Federal authorities say they are investigating recent fires at predominantly black churches, though the blazes do not appear to be related.

A federal law enforcement official speaking on condition of anonymity said a Friday fire at a church in South Carolina does not appear to have been intentionally set. The official had direct knowledge of the investigations but spoke on condition of anonymity Monday because the official was not authorized to discuss them publicly.

The official said another fire Wednesday at a Charlotte, North Carolina, church appeared to be set by vandals, and investigators have found no graffiti or other evidence that it was racially motivated.

In Georgia, FBI Special Agent in Charge Britt Johnson said Monday that authorities are also looking into whether a June 23 fire could be a hate crime, which is common practice for fires at houses of worship.

"Opening a preliminary inquiry doesn't suggest that a hate crime has occurred, but rather ensures that it is getting additional scrutiny for hate crime potential," Johnson said in a statement.

Another fire gutted the College Hill Seventh Day Adventist church in Knoxville, Tennessee, a predominantly black congregation. Knoxville Police spokesman Darrell DeBusk had said previously that the fire was not being investigated as a hate crime.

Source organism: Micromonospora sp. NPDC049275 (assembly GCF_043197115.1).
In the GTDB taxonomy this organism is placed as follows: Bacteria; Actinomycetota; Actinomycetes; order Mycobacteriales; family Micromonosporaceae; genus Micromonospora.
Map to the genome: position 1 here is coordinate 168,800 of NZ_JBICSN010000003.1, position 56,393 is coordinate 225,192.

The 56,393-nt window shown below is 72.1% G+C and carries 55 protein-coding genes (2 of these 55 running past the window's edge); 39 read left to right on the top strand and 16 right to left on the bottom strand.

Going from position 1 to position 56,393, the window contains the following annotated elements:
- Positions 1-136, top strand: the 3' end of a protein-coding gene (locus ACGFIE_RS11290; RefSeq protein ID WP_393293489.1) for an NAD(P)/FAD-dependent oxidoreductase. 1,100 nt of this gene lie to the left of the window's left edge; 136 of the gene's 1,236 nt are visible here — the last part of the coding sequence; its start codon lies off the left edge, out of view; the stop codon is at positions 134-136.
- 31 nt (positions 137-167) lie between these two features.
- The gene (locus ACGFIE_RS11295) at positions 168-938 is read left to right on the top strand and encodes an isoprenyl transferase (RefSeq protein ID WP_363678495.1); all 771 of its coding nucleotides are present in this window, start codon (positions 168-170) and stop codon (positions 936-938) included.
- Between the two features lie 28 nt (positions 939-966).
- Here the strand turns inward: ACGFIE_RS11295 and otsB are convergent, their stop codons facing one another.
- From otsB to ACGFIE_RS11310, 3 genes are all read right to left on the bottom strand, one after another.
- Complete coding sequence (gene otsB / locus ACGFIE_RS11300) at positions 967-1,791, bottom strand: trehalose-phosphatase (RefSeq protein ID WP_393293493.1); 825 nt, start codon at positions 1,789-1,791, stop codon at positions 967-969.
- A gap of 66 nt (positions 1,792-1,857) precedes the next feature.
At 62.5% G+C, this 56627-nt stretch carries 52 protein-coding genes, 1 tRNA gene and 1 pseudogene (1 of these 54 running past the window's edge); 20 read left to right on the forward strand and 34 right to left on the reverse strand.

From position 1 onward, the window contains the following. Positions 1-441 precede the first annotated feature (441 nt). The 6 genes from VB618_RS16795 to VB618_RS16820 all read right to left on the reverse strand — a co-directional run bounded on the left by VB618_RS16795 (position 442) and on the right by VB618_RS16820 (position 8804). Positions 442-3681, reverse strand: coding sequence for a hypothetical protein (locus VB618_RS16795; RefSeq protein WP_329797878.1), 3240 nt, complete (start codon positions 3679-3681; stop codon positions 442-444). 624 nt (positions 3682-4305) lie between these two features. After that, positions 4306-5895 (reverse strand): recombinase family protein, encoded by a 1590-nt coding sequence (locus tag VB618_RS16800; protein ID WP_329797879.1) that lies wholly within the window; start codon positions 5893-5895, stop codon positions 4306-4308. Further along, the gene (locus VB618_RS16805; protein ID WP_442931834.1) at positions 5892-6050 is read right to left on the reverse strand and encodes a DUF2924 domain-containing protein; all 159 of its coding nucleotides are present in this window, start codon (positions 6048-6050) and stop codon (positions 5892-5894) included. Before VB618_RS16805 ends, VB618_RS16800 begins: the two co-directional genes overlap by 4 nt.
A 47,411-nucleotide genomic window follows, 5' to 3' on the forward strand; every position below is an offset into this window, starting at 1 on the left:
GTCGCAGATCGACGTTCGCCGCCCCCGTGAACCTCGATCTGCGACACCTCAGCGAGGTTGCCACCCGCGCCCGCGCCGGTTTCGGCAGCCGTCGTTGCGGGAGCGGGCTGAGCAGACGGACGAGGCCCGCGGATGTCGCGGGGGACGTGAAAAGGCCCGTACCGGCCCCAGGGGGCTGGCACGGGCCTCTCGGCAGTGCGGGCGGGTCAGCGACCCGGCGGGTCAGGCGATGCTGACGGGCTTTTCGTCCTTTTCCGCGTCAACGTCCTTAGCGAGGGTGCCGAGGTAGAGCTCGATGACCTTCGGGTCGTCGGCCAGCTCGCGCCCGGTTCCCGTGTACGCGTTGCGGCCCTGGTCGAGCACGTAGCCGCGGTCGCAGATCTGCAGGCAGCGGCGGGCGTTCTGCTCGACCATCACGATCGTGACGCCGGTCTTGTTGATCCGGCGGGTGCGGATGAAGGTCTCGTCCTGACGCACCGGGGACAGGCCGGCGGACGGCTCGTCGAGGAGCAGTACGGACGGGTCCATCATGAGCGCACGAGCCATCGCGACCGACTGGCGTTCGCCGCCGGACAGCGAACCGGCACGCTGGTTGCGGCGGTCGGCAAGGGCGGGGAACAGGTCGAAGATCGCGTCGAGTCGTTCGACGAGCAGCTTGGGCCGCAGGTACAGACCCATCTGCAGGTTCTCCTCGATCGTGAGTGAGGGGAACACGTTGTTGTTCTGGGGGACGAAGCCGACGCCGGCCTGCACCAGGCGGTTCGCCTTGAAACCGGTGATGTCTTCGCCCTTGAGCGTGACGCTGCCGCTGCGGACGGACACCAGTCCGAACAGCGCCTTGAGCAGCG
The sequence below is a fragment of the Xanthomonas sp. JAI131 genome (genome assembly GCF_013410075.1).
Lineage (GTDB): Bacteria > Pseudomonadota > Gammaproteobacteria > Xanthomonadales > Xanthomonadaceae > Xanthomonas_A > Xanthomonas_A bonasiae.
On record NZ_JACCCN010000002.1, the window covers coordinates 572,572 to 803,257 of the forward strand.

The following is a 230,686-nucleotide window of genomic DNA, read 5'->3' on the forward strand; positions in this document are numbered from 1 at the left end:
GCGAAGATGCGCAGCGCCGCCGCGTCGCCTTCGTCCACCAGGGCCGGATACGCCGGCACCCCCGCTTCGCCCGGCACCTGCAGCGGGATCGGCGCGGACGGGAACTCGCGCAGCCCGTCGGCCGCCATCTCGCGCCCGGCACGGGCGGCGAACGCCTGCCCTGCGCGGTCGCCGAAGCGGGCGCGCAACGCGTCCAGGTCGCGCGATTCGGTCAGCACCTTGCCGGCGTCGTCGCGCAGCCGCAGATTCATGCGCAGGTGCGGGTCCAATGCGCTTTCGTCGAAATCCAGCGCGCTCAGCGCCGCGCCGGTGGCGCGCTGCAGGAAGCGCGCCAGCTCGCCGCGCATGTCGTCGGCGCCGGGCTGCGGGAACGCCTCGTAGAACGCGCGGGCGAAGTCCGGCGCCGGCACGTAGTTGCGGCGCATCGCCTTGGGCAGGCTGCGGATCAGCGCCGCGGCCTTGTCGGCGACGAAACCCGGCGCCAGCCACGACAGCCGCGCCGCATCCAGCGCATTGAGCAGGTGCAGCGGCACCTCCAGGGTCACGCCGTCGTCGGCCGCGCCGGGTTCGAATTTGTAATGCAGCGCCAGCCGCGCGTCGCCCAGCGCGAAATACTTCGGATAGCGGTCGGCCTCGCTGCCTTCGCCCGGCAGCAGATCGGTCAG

Federal investigators are tracking the Knoxville blaze and several others in an arson database to determine whether there are any trends or similarities, but none of the fires appear to be related, said Michael Knight, a special agent with the Bureau of Alcohol Tobacco, Firearms and Explosives in Tennessee.

In Elyria, Ohio, arson has been ruled out in the burning of the College Heights Baptist Church, fire Chief Richard Benton told The Chronicle Telegram newspaper.

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Associated Press reporters Kate Brumback in Atlanta and Rebecca Reynolds Yonker in Louisville, Kentucky, contributed to this report.